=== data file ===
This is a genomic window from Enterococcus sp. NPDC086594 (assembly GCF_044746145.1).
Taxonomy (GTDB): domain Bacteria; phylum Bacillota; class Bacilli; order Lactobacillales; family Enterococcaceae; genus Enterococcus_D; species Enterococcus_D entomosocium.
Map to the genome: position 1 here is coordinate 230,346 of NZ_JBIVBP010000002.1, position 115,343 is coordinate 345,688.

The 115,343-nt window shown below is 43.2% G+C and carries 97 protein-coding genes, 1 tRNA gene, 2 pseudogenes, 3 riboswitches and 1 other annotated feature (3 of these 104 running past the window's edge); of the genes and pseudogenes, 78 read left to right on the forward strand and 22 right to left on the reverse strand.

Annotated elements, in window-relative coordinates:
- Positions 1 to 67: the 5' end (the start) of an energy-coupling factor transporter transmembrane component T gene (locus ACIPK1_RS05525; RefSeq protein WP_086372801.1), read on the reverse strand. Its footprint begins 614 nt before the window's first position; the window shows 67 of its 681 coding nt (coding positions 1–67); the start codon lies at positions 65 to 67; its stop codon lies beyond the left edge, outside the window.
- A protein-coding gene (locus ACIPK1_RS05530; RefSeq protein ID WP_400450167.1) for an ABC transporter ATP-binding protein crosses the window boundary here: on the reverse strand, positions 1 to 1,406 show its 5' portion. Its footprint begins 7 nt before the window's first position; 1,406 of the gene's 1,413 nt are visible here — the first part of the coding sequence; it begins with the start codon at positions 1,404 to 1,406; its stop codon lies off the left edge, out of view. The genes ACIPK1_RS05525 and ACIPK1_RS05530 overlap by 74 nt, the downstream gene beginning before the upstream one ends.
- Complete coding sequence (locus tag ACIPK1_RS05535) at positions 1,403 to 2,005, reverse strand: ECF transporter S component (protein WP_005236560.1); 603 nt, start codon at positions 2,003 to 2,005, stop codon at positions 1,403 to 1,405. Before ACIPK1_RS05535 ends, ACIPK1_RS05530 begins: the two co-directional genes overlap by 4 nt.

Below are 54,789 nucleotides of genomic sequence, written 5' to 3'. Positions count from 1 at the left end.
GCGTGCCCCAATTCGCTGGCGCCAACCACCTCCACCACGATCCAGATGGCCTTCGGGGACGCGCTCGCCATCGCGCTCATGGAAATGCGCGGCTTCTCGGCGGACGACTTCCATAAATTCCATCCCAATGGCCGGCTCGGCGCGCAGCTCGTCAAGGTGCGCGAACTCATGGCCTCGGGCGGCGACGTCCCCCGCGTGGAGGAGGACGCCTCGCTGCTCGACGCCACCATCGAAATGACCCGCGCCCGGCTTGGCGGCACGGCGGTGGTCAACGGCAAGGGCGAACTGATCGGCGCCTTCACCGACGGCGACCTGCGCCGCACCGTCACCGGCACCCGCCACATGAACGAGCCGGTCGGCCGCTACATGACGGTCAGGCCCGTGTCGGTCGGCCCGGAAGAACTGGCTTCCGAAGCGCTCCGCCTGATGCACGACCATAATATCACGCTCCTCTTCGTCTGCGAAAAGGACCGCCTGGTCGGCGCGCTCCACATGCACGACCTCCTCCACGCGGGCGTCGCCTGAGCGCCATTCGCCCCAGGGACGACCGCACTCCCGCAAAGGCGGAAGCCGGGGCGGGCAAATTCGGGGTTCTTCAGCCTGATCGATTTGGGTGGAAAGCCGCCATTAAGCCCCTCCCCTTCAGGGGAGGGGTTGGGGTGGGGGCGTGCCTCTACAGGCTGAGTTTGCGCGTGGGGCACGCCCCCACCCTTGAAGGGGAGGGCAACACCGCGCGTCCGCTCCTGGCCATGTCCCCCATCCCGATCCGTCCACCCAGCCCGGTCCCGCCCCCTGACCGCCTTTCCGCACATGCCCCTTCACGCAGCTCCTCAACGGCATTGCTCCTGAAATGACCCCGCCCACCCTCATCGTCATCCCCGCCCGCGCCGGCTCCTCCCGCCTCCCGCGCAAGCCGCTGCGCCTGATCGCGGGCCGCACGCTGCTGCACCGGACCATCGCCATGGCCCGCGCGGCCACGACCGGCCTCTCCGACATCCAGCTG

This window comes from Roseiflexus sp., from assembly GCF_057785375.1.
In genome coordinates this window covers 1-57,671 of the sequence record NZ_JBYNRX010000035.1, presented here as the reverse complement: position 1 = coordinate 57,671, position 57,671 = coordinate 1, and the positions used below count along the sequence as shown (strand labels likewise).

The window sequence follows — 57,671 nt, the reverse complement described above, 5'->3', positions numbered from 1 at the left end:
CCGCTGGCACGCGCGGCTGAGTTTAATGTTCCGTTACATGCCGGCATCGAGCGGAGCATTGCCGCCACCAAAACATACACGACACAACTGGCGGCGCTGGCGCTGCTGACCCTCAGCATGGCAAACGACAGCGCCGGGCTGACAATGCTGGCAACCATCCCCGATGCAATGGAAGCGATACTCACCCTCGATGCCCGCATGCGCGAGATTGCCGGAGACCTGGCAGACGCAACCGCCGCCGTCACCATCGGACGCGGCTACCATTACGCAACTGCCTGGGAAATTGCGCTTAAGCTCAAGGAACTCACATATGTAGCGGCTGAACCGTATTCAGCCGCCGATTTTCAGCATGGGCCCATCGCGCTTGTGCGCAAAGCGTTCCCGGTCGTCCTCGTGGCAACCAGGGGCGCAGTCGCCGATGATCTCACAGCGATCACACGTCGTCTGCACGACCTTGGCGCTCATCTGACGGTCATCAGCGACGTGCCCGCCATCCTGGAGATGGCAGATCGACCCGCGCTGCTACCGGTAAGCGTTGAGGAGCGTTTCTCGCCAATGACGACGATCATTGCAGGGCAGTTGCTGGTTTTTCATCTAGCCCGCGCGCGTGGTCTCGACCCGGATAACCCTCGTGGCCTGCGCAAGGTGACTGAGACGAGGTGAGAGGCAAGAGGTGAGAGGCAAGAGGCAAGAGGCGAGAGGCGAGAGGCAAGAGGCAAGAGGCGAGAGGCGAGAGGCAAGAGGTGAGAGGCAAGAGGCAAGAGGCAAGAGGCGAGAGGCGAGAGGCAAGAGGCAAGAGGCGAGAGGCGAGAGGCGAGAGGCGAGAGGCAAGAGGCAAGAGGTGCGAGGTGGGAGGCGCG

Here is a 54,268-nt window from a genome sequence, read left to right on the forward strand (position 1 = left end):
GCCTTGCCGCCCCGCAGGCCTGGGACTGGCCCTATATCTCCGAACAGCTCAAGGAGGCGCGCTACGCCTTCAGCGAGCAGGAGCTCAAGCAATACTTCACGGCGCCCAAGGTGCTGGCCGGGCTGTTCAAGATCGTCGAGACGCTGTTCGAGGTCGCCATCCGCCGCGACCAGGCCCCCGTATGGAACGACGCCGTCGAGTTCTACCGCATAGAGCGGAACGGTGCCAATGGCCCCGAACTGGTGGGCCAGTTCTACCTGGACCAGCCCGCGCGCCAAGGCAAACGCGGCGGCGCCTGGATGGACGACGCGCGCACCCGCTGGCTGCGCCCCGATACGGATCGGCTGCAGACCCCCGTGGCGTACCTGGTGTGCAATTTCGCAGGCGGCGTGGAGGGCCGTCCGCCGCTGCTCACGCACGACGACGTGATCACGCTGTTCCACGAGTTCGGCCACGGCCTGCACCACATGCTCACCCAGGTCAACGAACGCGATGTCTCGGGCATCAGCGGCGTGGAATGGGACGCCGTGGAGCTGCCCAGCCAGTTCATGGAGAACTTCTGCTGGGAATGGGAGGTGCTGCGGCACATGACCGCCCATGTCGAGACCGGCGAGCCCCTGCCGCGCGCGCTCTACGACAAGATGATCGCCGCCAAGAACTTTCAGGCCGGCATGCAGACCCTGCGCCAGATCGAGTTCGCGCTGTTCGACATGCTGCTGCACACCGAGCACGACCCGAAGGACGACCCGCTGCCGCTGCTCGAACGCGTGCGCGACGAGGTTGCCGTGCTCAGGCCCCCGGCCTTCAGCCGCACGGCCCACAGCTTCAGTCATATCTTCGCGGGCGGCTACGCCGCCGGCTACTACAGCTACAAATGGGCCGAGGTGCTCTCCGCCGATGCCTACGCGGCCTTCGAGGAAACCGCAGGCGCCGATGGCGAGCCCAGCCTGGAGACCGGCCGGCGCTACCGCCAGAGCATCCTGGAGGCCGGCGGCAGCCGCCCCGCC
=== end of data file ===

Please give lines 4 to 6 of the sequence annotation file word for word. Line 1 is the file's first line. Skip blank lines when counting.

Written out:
The 115,343-nt window shown below is 43.2% G+C and carries 97 protein-coding genes, 1 tRNA gene, 2 pseudogenes, 3 riboswitches and 1 other annotated feature (3 of these 104 running past the window's edge); of the genes and pseudogenes, 78 read left to right on the forward strand and 22 right to left on the reverse strand.

Annotated elements, in window-relative coordinates:
- Positions 1 to 67: the 5' end (the start) of an energy-coupling factor transporter transmembrane component T gene (locus ACIPK1_RS05525; RefSeq protein WP_086372801.1), read on the reverse strand. Its footprint begins 614 nt before the window's first position; the window shows 67 of its 681 coding nt (coding positions 1–67); the start codon lies at positions 65 to 67; its stop codon lies beyond the left edge, outside the window.